|This will certainly make you popular around the office!|
I was never one for apple pie. No offense to the apple; I just like tastes a little less traditional. In high school, when I first started making this recipe from a handwritten scrawl taken from the internet, pears were a fitting upgrade. Now, I’ve adapted the old recipe with a little fresh thyme – a subtle move that adds some complexity and excitement to the taste.
I made this tart for my company’s holiday bake-off yesterday, but I’m starting to learn that the win always goes to dishes which are familiar. In my three years of entering, the top ranking dishes have included tres leches cake, red velvet cupcakes, cookie dough pops, and oreo cookie truffles. Passive aggressive rumblings about the competition’s rules and judging aside – but seriously, all bake-offs should disqualify non-baked contributions – do most Americans have a bias toward dishes they’ve tried before?
One thought is that recognizable dishes align with a taste memory. Though, I’m not sure if that would tip the scale towards a higher or lower score. While a positive taste memory could elicit warm feelings of nostalgia, failure to live up to that expectation could be damaging. A negative taste memory could also be a difficult hurdle to overcome.
What do you think? Do you tend to prefer dishes that you know you have liked in the past? Or, does a creative approach help to even the playing field?
This is a delicious tart that’s perfect through fall and winter as pears survive without ripening in cold storage. Since you only need your fingers and a rolling pin – which could be replaced by a wine or soda bottle – it’s easy to make in an ill-equipped kitchen. My team got to try after the judges had their turn and each gave their thumbs up all around.
|So our contest had points for taste, presentation, and a third category for each judge to assign points at whim. What kind of judging is that?? A third of the points for an inconsistent standard.|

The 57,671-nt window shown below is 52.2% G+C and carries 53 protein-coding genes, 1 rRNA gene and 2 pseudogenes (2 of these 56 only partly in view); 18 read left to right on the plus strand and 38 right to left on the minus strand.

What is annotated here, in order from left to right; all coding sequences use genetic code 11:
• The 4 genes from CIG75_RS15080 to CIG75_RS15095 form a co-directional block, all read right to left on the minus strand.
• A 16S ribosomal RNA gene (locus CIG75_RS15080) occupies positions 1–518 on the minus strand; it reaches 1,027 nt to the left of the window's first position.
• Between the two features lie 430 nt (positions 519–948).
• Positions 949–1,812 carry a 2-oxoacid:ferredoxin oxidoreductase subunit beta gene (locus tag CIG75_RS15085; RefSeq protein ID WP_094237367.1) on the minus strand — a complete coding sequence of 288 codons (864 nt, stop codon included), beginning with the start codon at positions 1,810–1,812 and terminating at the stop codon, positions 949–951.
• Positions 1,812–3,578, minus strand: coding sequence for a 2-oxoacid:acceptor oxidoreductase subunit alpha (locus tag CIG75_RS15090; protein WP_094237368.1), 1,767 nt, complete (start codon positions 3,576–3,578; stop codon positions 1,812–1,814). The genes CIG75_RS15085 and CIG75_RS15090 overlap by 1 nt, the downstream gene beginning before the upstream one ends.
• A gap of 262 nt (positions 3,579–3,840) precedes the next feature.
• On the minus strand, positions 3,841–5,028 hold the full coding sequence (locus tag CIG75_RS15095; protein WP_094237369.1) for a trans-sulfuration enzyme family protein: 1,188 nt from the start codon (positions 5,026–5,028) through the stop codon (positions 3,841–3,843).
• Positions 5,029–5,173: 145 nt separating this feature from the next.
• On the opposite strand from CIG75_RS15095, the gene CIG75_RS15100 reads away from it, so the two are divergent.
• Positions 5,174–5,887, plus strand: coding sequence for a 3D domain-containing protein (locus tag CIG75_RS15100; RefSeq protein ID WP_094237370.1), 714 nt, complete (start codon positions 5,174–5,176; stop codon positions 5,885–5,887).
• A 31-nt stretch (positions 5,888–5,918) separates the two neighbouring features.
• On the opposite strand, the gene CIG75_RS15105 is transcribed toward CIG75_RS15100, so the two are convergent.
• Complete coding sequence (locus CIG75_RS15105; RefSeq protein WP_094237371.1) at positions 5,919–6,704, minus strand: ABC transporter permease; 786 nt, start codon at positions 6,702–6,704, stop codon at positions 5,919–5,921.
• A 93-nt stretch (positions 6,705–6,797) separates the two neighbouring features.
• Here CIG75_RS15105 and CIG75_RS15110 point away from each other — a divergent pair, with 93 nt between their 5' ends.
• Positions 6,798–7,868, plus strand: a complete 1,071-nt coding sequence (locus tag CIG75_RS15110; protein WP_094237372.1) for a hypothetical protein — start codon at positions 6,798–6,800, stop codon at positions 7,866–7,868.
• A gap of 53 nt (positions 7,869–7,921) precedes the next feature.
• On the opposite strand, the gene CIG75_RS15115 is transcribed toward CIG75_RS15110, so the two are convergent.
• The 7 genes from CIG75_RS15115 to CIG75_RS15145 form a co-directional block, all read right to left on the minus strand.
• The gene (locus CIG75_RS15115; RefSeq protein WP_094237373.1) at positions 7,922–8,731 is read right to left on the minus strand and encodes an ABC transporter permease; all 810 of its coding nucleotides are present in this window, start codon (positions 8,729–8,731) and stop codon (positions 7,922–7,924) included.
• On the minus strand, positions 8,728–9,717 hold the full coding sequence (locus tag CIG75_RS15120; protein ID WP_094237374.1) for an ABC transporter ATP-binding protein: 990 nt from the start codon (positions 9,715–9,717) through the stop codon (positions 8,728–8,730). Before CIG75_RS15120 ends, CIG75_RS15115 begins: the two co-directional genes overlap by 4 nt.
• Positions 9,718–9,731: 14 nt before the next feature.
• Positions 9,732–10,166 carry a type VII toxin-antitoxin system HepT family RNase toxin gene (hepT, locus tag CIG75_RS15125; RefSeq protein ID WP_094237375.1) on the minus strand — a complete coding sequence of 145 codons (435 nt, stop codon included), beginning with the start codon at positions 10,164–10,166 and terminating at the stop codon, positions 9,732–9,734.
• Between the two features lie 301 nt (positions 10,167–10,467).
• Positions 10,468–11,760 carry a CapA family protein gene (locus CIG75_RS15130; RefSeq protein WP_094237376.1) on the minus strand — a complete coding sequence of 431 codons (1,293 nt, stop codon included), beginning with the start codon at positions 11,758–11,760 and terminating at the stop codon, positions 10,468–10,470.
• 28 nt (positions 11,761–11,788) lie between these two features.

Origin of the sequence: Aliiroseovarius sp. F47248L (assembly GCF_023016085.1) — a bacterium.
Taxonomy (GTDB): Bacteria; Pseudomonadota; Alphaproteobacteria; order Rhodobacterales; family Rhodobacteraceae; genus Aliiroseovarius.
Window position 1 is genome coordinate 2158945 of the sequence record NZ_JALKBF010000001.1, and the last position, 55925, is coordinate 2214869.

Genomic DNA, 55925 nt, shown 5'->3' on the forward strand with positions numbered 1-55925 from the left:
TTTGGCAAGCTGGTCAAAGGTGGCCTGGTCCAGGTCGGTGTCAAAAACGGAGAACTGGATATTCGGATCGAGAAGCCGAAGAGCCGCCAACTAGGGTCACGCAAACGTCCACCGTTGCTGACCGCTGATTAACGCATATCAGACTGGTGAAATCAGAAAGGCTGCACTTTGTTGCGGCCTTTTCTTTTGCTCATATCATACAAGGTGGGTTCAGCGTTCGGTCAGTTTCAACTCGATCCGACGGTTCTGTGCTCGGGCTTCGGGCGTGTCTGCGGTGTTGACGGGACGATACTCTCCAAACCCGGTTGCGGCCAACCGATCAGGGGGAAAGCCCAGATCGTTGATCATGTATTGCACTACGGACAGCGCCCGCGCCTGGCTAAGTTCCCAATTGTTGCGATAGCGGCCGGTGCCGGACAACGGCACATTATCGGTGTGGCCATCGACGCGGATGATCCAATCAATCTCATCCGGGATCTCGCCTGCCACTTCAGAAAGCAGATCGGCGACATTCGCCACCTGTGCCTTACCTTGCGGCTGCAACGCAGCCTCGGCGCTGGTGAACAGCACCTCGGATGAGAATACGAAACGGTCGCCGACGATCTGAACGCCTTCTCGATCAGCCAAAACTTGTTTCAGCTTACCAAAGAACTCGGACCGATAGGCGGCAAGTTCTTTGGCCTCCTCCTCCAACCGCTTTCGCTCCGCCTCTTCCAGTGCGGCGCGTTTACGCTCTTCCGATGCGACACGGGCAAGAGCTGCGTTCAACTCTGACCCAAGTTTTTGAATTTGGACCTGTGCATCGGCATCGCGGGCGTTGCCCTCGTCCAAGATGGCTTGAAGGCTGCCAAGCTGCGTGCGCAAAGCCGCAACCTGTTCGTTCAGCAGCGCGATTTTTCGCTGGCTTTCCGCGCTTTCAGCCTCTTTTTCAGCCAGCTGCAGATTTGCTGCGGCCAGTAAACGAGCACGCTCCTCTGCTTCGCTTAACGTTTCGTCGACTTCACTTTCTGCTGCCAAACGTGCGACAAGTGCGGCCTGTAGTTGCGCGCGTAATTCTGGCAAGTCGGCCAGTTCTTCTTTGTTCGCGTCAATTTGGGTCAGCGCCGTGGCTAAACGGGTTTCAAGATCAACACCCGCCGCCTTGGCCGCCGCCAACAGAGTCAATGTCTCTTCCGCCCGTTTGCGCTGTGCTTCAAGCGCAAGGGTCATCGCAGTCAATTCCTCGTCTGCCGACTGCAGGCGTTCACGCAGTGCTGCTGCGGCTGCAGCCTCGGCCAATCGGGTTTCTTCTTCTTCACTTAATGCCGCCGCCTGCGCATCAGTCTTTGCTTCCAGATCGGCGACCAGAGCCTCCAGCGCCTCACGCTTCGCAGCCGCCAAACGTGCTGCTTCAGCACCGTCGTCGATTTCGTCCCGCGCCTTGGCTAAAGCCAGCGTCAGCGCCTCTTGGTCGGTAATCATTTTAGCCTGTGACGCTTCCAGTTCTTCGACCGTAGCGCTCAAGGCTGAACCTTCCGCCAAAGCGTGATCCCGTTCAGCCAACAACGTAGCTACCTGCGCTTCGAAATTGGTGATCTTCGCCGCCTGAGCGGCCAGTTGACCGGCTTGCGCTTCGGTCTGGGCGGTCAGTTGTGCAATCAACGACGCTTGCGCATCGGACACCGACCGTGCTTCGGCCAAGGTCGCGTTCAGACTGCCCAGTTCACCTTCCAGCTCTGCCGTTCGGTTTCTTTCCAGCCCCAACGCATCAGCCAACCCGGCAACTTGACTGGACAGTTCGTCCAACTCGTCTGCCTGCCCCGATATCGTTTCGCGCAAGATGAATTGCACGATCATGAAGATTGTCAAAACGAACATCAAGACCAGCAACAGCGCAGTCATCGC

Pear Streusel Tart with Fresh Thyme
1 1/4 cup unbleached all purpose flour
1 tablespoon sugar
1/4 teaspoon salt
1/2 cup butter
1/4 cup ice water (or heavy cream)
1 egg, beaten
In a medium bowl, stir together flour, sugar and salt. Cut butter into small, 1/4″ cubes. Mix and press flour and butter between your fingers to develop a course crumb. Pour in ice water and stir with your fingers until it just holds together to form a ball. Wrap in plastic and refrigerate for at least an hour.
Preheat oven to 350 degrees. If hard, allow dough to warm until just pliable. Roll out on a floured surface and turn into a 10″ tart pan (or a deep pie plate), using the rolling pin to cut along the edges. Pierce with a fork, brush with beaten egg and bake for 15 minutes. Remove from oven and allow to cool completely.
3 large Bosc or D’Anjou Pears, to make 3 cups
1/3 cup sugar
2 tablespoons flour
Peel pears, remove core and slice very thinly. Mix with sugar and flour. Spread evenly in cool tart crust.
2/3 cup flour
2/3 cup chopped walnuts or pecans
1/3 cup sugar
1/3 cup light brown sugar
1 tablespoon cinnamon
1/2 teaspoon salt
5 tablespoon melted butter
1 tablespoon fresh thyme
Mix together all ingredients with a fork until a course crumble forms. Spread evenly over pears in crust. Bake for 40-50 minutes at 350 degrees until the pears are tender and the streusel is golden and crisp.
Pairing with wine? My friends at Qwiker Liquor recommend late harvest whites from Semillion, Riesling, and Gewurtztraminer grapes to complement the pears.